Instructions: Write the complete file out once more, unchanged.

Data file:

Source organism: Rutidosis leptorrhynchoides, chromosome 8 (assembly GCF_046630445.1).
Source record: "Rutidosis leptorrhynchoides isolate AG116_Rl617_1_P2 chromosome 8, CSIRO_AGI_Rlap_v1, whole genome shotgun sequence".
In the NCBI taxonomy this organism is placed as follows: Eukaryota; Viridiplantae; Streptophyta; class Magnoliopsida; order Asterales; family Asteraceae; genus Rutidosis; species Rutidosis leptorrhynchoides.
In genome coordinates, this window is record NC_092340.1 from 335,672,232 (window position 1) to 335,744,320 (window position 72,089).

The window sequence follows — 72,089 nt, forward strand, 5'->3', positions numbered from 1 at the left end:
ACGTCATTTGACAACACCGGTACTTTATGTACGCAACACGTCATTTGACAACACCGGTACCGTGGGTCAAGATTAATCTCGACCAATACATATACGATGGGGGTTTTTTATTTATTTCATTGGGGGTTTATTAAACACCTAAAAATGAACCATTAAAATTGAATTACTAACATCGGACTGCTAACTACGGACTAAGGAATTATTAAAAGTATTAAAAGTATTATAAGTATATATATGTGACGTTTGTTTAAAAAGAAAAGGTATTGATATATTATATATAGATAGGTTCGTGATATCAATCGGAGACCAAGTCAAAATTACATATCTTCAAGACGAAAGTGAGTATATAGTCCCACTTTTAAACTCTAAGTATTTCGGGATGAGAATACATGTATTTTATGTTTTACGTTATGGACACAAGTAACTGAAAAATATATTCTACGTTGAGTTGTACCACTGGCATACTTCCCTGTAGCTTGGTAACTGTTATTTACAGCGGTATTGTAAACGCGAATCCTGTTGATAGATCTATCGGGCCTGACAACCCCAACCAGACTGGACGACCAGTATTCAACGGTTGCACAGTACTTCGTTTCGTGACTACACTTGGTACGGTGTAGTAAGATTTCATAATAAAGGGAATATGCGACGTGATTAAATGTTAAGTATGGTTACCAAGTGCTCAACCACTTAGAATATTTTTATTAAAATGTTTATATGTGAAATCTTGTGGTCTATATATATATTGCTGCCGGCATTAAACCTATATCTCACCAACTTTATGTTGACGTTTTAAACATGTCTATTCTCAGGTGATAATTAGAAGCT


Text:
Source organism: Rutidosis leptorrhynchoides, chromosome 8 (assembly GCF_046630445.1).
Source record: "Rutidosis leptorrhynchoides isolate AG116_Rl617_1_P2 chromosome 8, CSIRO_AGI_Rlap_v1, whole genome shotgun sequence".
In the NCBI taxonomy this organism is placed as follows: Eukaryota; Viridiplantae; Streptophyta; class Magnoliopsida; order Asterales; family Asteraceae; genus Rutidosis; species Rutidosis leptorrhynchoides.
In genome coordinates, this window is record NC_092340.1 from 335,672,232 (window position 1) to 335,744,320 (window position 72,089).

The window sequence follows — 72,089 nt, forward strand, 5'->3', positions numbered from 1 at the left end:
ACGTCATTTGACAACACCGGTACTTTATGTACGCAACACGTCATTTGACAACACCGGTACCGTGGGTCAAGATTAATCTCGACCAATACATATACGATGGGGGTTTTTTATTTATTTCATTGGGGGTTTATTAAACACCTAAAAATGAACCATTAAAATTGAATTACTAACATCGGACTGCTAACTACGGACTAAGGAATTATTAAAAGTATTAAAAGTATTATAAGTATATATATGTGACGTTTGTTTAAAAAGAAAAGGTATTGATATATTATATATAGATAGGTTCGTGATATCAATCGGAGACCAAGTCAAAATTACATATCTTCAAGACGAAAGTGAGTATATAGTCCCACTTTTAAACTCTAAGTATTTCGGGATGAGAATACATGTATTTTATGTTTTACGTTATGGACACAAGTAACTGAAAAATATATTCTACGTTGAGTTGTACCACTGGCATACTTCCCTGTAGCTTGGTAACTGTTATTTACAGCGGTATTGTAAACGCGAATCCTGTTGATAGATCTATCGGGCCTGACAACCCCAACCAGACTGGACGACCAGTATTCAACGGTTGCACAGTACTTCGTTTCGTGACTACACTTGGTACGGTGTAGTAAGATTTCATAATAAAGGGAATATGCGACGTGATTAAATGTTAAGTATGGTTACCAAGTGCTCAACCACTTAGAATATTTTTATTAAAATGTTTATATGTGAAATCTTGTGGTCTATATATATATTGCTGCCGGCATTAAACCTATATCTCACCAACTTTATGTTGACGTTTTAAACATGTCTATTCTCAGGTGATAATTAGAAGCT